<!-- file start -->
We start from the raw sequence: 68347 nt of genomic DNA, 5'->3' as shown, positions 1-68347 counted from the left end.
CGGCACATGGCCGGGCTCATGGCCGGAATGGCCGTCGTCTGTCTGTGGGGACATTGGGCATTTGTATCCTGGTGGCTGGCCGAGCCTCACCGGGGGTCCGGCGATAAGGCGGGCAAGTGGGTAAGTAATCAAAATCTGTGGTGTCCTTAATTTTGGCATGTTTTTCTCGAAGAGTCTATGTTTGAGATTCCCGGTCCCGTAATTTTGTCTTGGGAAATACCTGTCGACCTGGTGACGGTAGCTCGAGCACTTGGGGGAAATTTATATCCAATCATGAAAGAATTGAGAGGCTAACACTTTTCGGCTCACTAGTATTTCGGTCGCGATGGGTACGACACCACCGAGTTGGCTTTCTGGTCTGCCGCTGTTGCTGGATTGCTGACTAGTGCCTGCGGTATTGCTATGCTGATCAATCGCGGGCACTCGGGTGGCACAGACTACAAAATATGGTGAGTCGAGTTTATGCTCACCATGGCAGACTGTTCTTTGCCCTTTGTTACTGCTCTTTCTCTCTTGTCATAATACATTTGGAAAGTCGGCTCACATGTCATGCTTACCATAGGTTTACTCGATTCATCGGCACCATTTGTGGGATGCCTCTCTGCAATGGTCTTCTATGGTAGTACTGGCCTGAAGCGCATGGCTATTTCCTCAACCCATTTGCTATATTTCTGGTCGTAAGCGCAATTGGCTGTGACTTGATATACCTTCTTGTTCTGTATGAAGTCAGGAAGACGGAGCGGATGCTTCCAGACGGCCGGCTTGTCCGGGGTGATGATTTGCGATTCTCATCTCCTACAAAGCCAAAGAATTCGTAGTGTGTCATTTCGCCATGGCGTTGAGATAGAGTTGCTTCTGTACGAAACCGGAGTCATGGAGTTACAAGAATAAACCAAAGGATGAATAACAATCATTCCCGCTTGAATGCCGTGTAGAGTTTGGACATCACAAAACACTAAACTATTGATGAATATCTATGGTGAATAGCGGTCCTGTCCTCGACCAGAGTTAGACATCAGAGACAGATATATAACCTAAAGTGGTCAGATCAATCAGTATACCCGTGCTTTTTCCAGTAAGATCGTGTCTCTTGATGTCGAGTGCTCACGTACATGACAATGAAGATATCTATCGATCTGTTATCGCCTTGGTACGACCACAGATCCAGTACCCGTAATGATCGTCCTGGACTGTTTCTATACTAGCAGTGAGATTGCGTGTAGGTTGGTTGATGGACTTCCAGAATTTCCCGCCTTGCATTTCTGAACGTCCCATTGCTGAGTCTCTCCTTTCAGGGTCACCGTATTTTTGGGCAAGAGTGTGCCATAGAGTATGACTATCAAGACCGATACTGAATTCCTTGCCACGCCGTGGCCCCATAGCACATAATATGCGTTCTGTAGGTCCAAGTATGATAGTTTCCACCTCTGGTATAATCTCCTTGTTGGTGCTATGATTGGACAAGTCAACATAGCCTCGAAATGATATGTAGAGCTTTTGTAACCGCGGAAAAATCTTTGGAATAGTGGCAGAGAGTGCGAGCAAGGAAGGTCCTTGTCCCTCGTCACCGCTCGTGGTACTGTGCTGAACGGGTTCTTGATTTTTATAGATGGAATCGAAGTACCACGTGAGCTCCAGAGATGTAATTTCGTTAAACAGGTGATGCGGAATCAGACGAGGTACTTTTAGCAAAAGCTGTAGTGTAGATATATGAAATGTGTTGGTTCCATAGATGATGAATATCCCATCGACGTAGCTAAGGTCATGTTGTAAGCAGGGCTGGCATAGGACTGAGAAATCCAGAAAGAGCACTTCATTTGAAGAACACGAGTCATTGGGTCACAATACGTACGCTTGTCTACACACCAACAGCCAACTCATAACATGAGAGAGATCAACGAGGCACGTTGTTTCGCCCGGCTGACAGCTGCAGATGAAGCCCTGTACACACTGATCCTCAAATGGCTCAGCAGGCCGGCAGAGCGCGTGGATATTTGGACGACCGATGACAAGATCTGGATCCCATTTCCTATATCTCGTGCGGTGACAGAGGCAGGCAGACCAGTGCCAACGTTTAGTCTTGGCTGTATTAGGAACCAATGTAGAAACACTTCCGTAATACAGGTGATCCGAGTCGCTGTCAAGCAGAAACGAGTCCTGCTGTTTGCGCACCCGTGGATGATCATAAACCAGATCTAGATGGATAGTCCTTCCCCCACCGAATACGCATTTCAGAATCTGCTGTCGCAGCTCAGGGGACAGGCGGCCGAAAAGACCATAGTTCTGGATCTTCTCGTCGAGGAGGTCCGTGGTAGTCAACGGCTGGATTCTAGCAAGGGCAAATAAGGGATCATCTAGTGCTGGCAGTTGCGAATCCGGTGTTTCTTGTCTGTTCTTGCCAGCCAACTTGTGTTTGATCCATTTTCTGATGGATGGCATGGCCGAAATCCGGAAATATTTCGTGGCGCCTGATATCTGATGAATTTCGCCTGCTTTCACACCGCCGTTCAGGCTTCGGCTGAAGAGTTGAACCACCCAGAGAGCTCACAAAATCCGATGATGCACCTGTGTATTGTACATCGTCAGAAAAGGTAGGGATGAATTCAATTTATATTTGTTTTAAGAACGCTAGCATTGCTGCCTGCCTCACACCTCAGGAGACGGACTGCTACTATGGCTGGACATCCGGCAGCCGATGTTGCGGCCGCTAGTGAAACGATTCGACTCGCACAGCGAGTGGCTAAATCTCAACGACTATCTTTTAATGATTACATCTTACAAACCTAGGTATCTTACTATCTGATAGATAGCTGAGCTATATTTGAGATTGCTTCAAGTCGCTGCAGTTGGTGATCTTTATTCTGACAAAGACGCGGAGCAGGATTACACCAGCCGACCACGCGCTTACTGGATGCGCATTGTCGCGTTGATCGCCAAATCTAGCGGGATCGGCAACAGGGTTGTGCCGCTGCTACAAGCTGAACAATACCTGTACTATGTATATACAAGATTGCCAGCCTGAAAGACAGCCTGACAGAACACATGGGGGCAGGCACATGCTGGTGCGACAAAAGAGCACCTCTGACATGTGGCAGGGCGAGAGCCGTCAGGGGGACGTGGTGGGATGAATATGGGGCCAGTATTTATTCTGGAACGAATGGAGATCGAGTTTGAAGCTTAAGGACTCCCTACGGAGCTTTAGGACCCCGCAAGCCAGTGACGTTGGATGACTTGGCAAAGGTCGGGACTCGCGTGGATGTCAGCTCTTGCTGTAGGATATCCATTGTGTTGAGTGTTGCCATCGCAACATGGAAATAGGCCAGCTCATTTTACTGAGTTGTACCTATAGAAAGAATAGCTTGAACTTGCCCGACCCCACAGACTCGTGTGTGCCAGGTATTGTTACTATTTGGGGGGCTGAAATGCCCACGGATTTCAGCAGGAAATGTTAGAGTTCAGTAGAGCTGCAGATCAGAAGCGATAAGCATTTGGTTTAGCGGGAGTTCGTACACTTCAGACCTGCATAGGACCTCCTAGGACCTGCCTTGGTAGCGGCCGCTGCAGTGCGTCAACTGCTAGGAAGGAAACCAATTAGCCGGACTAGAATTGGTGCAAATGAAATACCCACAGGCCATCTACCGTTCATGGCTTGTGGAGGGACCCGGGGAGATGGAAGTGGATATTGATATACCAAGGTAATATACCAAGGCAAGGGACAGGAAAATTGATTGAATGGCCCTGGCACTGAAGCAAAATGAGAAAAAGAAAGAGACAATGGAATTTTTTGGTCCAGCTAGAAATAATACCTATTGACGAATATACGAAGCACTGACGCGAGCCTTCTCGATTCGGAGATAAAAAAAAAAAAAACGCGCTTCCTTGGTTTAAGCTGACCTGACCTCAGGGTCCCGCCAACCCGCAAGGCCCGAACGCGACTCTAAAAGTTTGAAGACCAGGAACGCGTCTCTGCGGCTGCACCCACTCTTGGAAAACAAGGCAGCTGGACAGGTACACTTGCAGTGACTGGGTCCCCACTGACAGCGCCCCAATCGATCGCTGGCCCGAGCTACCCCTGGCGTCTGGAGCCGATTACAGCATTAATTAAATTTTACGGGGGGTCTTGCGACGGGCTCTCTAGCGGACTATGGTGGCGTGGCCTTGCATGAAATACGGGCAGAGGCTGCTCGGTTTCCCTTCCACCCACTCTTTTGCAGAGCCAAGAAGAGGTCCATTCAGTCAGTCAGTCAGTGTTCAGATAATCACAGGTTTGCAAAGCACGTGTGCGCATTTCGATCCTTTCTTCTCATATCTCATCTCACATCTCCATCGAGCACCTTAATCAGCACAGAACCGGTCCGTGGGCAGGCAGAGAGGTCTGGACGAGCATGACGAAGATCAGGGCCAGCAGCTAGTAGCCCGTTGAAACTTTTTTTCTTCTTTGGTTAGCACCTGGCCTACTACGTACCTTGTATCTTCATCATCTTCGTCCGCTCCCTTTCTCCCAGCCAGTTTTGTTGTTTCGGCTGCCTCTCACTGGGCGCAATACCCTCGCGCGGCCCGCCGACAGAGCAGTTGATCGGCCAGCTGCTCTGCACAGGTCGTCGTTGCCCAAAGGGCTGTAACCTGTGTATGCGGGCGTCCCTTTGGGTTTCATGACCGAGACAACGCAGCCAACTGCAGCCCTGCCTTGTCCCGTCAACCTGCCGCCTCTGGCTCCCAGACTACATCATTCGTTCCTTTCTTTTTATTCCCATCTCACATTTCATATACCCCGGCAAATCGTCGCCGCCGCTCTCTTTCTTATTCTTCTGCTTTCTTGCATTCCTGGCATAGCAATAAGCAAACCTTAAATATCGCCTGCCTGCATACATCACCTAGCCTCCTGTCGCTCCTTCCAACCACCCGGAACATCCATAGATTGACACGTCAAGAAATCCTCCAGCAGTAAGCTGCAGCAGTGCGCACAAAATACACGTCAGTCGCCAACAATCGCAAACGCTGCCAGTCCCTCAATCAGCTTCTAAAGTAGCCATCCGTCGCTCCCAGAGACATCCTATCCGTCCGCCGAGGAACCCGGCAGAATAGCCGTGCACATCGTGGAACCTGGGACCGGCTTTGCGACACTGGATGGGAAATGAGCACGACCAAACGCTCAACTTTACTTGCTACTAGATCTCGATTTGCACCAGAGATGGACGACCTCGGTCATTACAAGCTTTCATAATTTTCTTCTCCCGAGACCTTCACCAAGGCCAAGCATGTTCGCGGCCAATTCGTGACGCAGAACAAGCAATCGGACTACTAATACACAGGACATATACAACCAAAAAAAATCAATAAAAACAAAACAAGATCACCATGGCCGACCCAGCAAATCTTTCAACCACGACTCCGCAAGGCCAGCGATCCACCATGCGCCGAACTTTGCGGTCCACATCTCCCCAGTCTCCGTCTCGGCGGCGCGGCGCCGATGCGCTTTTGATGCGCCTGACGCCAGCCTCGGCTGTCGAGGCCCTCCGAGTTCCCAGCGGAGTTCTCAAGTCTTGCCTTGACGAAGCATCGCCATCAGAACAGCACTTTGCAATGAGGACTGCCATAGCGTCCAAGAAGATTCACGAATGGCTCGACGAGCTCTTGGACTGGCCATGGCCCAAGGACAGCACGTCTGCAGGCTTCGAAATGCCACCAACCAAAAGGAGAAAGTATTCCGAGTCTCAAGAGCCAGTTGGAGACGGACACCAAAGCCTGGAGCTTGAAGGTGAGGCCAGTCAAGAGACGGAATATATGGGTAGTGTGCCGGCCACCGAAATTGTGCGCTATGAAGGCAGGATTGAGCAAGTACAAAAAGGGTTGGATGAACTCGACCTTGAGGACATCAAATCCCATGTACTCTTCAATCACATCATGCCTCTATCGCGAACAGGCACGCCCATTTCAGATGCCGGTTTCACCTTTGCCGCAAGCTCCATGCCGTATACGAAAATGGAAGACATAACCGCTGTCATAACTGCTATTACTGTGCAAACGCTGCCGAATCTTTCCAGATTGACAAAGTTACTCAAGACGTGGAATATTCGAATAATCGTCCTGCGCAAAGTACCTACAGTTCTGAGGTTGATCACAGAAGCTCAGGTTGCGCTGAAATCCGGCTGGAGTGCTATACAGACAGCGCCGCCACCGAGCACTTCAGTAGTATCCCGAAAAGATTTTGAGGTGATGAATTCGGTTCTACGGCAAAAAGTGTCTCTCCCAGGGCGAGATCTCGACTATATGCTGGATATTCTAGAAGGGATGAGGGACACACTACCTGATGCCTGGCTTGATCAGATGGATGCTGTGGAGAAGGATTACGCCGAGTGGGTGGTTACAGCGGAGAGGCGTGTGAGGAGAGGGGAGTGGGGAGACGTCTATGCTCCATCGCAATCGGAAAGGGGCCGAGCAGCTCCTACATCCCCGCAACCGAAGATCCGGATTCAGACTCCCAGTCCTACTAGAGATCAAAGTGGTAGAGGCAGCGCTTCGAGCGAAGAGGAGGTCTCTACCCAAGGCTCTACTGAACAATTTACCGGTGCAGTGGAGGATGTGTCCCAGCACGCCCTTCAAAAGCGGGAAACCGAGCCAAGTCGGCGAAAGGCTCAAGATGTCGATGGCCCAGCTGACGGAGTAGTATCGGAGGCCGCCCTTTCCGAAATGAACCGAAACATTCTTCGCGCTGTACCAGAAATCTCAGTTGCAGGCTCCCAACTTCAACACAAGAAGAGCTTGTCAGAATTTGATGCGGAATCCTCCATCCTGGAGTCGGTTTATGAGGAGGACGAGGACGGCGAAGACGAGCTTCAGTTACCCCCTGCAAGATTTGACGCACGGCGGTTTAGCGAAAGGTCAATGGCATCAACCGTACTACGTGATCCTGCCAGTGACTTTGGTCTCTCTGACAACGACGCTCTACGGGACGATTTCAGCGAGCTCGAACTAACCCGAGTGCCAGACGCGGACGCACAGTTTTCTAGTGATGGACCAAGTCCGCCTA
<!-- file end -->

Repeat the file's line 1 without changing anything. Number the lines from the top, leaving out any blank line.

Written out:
We start from the raw sequence: 68347 nt of genomic DNA, 5'->3' as shown, positions 1-68347 counted from the left end.